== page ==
Updated: Nov 5, 2021
I’ve had the translation of this innocuous little book sitting in my bookcase for over three years now. Why this weekend should I decide to pick it up and start reading, I ask myself. And why am I getting excited by it?
Maybe because I’ve been feeling troubled over the last week or so by the 'chaos of the aeon'. Events in the external have made me re-examine a number of things on the internal – my personal journey; my beliefs ... what has shaped them, and how they have evolved.
As an ‘exvangelical’, the feeling of freedom I now enjoy is something I value immensely and never take for granted. For sure I could never go back. And yet I catch myself finding my footing on the foundations laid during formative years; a clear knowledge of right from wrong and that simple childlike faith in Jesus and certainty of his love for me. I realise that Christianity, or at least the modified version of it, is woven into the story of my soul - and that somehow, despite the trauma, I’m attached to in a way that goes beyond sentimental nostalgia.
The Pistis Sophia is helping me renavigate. It's one of the lost texts, non-canonical and thereby deemed taboo by the established church. It was first discovered 1773, but dates back to the second century not long after the time of Christ and thought to have been written by those who were disciples of the disciples, including Mary Magdalene who has a prominent role. It’s a sequence of discourses – think Mount of Olives fly on the wall docusoap spanning 11 years post-resurrection before Jesus finally ascended in his light body (although in another sense has never left this earth). Gripped? I am. The Pistis Sophia is a delight of a discovery. A little gem that has me excited all over again about exploring the very earliest version of Christianity, before it even had that name, and certainly before it became an imperial colonising superpower. In my imagination I am with him now, sitting at his feet with Mary at my side, listening to her questions and the answers he gives, and adding my own to the mix. But what does this mean? Is it this? Is it that? What I find both thrilling and sobering is that so much of this content speaks directly to the events and content that play out before my eyes as I scroll my social media feed on this Sunday morning in July 2021.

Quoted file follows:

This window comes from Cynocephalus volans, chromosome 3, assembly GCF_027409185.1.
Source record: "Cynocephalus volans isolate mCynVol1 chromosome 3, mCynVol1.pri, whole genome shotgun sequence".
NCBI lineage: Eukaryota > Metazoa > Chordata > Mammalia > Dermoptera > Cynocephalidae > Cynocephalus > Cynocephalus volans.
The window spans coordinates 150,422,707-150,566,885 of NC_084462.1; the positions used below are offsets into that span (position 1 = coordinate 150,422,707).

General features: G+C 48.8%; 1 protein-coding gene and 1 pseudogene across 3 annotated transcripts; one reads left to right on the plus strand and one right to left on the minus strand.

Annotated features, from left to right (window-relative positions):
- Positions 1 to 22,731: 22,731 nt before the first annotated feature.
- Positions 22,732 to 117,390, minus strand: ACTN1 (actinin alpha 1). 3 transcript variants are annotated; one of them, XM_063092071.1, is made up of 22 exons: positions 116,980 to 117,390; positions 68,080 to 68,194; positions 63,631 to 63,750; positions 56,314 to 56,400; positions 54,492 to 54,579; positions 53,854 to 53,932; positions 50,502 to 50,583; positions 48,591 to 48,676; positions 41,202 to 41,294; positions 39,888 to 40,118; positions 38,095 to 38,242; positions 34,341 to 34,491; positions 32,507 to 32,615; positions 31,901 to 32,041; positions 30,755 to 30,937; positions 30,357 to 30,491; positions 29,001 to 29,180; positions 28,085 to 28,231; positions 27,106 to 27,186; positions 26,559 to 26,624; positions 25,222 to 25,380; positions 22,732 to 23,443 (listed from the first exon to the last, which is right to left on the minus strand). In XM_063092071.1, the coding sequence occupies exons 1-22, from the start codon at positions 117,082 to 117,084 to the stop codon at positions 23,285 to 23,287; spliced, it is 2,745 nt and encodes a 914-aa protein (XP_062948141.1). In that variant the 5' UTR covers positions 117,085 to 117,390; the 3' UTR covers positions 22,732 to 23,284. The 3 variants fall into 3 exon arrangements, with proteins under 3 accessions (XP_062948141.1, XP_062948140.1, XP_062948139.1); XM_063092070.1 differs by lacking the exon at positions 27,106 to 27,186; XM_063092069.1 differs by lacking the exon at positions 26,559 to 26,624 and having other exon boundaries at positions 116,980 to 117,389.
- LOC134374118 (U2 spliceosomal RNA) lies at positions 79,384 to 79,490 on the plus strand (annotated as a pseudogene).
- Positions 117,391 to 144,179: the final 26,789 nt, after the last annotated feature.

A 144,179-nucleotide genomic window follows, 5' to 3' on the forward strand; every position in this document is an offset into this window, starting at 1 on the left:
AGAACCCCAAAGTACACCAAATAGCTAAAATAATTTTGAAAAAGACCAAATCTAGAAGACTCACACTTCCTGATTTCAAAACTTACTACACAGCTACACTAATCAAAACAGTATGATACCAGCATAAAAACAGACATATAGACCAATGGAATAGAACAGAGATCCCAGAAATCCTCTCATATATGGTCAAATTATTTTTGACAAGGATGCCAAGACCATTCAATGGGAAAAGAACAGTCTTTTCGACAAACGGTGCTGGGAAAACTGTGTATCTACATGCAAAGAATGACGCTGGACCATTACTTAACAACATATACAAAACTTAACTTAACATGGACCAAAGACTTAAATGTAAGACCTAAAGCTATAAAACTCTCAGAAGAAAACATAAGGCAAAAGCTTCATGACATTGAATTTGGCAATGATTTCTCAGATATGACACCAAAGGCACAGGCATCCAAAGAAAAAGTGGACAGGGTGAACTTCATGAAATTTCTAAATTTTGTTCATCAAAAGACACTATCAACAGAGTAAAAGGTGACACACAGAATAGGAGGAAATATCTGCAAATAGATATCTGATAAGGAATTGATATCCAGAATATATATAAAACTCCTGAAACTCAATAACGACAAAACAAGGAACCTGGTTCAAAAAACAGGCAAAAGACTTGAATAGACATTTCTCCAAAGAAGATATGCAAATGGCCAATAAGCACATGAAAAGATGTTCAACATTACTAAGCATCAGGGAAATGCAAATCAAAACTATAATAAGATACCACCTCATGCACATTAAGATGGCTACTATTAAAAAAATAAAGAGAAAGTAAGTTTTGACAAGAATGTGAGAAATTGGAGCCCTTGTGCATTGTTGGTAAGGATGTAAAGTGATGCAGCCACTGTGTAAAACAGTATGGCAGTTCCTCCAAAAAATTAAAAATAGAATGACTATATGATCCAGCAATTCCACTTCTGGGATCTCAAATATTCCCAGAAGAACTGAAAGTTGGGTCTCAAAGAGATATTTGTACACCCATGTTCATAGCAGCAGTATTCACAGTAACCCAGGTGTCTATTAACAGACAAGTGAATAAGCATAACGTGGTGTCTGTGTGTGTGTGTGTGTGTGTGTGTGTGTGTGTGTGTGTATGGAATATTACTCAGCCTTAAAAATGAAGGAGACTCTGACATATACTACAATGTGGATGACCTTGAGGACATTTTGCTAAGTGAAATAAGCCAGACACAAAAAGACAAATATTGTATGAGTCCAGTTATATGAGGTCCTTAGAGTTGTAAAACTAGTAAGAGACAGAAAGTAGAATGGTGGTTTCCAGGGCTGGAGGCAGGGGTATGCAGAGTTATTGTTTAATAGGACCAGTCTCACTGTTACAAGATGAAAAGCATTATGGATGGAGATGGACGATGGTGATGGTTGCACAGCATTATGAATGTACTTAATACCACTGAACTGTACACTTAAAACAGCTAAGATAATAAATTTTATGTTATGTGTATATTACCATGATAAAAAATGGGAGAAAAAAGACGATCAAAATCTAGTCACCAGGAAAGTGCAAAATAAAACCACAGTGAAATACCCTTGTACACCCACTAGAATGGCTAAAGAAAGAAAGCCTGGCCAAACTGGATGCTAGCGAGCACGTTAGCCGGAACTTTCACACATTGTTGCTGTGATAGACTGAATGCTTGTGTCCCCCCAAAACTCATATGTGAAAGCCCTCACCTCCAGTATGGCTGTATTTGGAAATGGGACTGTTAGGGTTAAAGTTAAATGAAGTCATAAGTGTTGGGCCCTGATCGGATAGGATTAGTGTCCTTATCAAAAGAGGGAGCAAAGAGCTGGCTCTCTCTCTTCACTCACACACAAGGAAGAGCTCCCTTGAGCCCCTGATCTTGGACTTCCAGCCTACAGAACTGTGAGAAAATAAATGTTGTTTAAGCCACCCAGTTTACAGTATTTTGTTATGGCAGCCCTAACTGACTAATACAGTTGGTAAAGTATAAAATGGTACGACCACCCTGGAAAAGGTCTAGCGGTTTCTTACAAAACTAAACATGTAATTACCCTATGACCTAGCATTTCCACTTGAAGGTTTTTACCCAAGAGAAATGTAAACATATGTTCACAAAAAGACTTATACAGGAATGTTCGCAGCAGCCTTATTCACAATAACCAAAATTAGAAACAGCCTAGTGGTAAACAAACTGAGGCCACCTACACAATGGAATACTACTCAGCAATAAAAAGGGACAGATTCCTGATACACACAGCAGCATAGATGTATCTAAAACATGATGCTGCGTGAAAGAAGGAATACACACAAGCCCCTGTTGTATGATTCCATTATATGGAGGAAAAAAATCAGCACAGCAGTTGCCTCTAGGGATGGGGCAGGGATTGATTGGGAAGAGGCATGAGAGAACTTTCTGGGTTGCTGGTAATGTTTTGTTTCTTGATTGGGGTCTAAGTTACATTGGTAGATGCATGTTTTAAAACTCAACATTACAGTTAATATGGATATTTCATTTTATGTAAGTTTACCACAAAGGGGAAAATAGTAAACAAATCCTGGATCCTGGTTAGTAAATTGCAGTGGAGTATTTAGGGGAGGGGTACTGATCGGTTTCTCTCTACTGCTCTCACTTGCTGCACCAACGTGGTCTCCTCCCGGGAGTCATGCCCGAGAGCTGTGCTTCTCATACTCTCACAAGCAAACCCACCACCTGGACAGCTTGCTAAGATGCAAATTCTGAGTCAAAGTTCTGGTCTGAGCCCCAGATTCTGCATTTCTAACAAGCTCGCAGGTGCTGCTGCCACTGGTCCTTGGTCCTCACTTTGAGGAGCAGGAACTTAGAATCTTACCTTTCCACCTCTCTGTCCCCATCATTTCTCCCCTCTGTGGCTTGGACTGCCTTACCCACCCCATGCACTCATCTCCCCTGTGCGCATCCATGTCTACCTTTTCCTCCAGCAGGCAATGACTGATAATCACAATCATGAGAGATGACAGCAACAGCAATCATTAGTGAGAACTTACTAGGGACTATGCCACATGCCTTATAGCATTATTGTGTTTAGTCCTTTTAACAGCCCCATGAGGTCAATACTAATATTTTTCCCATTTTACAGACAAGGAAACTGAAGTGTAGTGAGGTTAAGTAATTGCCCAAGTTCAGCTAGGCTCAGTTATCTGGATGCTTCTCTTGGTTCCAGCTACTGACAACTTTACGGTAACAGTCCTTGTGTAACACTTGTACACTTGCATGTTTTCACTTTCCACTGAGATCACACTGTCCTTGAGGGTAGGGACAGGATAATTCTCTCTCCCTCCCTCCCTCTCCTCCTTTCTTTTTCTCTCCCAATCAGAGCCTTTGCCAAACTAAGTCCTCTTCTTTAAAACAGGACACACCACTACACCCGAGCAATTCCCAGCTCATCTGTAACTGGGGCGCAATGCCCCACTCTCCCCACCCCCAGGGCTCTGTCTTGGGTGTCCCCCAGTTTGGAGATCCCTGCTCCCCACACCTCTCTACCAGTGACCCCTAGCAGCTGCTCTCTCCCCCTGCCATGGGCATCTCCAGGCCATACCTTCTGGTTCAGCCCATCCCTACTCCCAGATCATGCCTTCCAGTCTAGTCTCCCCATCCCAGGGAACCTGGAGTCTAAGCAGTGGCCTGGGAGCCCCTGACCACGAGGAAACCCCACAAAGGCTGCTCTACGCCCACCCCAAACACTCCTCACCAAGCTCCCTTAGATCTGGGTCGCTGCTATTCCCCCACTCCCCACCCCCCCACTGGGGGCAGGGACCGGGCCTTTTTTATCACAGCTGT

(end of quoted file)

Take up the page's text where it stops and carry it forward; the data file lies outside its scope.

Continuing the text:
In Greek ‘Sophia’ means wisdom, 'Pistis’ is faith.
So the Pistis Sophia is "The Wisdom of Faith".
Even this packs a punch. Many of my favourite ‘New Age’ teachers (self-proclaimed teachers, I should add, YouTube doesn’t vet credentials) are conspicuous by their accumulative lack of wisdom it would seem of late. The very thing that first attracted me to this eclectic milieu now seems to hail its downfall: lack of central organisation; absence of authority and accountability to shared virtues; an emphasis on subjective interpretation, an openness to many diverse beliefs and ideologies and the uncensored creative expression thereof.
The image of a rug pulled out under my feet flashes through my mind. Or more specifically a white cotton tablecloth, inexpertly tugged so that wine spills, glasses smash and the soiled remains collapse in a heap on the floor.
I told you so, says Pope Francis, or the General of the Salvation Army in my case … whoever that is right now. Maybe you can’t have your cake and eat it after all. But I do get to choose which cake, and I’m just getting started on the first course.
More… much more still to come on the Pistis Sophia both here and on my YouTube channel Let’s Reconnect. Join my mailing list for updates.